We human beings take it for granted that we are possessed of minds. I know that I have a mind and I assume that you do too. But what, exactly, are we referring to when we talk about the mind? Is a mind just a brain? What endows my mind with the property of being conscious? How does my mind allow me to extract music from sound waves, or relish the taste of chocolate, or daydream, or feel happy and sad, or reach for my cup when I want a sip of coffee? Are minds directly aware of the world out there? Or, when I think that I am perceiving reality, am I just consulting some representation of the world that my mind has built? How similar is my mind to your mind? Do you have to be a human being to have a mind? Could other entities have minds so long as they were built the right way? Does my computer have a mind? These are the kinds of question that are of interest to cognitive scientists.

The field of Cognitive Science traces its origins to two conferences in 1956, the MIT Symposium on Information Theory and the Dartmouth Conference at Dartmouth College. Both meetings focused on questions about how information is processed. From these conferences, the idea emerged that the human mind might just be a special kind of computer. The mind-computer analogy suggested to some people that questions about mind should no longer be the sole province of psychologists. Rather mental phenomena might most profitably be explored through the collaboration of all of the disciplines that had something to say about information processing more generally.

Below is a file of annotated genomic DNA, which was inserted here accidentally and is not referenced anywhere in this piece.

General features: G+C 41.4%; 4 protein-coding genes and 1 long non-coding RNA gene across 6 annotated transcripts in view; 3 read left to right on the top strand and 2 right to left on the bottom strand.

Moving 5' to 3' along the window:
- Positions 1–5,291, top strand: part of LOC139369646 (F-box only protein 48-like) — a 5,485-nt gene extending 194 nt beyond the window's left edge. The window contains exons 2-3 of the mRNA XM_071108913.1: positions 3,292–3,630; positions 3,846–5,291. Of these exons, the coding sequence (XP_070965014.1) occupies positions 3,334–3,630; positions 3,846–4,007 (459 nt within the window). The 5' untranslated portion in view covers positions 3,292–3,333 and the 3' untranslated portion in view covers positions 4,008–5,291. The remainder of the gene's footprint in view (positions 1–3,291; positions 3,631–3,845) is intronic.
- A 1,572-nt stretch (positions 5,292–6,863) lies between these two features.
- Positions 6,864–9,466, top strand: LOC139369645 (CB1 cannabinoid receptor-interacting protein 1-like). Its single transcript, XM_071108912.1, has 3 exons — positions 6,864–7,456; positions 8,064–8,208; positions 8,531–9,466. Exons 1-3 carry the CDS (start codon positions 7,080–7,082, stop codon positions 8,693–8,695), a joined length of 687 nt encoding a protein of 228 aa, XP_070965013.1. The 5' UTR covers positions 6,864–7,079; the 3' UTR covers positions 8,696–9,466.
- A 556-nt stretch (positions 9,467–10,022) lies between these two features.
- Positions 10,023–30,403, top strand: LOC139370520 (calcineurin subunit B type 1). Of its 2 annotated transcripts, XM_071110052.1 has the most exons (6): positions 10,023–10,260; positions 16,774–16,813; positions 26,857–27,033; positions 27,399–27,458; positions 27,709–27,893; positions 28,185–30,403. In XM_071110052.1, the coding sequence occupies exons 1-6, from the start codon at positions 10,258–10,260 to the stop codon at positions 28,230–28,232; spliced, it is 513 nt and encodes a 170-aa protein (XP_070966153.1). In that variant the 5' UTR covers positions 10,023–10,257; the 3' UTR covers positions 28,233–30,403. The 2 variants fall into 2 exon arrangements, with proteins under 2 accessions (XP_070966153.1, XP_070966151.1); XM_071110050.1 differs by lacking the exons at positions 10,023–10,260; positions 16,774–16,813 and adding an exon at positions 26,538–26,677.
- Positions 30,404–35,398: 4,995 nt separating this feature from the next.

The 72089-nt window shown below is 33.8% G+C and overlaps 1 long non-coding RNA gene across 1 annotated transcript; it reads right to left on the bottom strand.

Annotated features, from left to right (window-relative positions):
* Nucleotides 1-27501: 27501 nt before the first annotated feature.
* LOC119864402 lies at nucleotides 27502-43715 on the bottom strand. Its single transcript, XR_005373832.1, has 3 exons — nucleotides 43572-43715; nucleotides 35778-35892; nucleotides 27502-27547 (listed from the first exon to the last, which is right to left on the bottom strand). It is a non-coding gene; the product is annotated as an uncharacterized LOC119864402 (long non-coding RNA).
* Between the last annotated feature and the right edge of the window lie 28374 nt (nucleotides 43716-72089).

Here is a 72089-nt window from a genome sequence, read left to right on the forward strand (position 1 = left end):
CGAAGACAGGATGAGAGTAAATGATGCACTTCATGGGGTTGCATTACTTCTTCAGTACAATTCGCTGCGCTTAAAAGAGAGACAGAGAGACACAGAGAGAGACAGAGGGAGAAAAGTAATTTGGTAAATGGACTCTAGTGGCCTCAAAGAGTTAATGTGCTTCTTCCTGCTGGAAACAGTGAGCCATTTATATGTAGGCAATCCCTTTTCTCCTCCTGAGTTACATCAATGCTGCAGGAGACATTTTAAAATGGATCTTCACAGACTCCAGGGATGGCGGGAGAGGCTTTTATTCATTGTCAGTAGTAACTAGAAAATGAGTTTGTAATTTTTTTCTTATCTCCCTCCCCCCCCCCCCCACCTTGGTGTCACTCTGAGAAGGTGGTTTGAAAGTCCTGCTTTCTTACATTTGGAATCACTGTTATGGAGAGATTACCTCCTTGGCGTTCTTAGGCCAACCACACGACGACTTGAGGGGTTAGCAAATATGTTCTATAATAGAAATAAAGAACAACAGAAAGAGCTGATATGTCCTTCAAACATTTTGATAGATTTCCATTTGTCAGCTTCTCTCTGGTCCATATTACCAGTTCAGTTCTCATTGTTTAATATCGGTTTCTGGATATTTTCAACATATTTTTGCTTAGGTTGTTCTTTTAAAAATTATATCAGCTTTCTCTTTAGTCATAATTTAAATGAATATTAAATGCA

Cognitive Science is now a broadly multidisciplinary field in which philosophers, psychologists, anthropologists, linguists, neuroscientists, biologists, and computer scientists, among others, combine their respective theories, technologies, and methodologies in the service of a unified exploration of mind. The hallmark of the field is a genuinely multidisciplinary outlook in which the perspectives and methods of all of the component disciplines are simultaneously brought to bear upon a particular question. In 1982, Vassar College became the first institution in the world to grant an undergraduate degree in Cognitive Science. The Cognitive Science Program provides a broad in-depth exposure to the exploration of mental phenomena. The theories and methods of all participating disciplines are represented in the courses offered by the Program, which models and exploits the truly integrative nature of the field.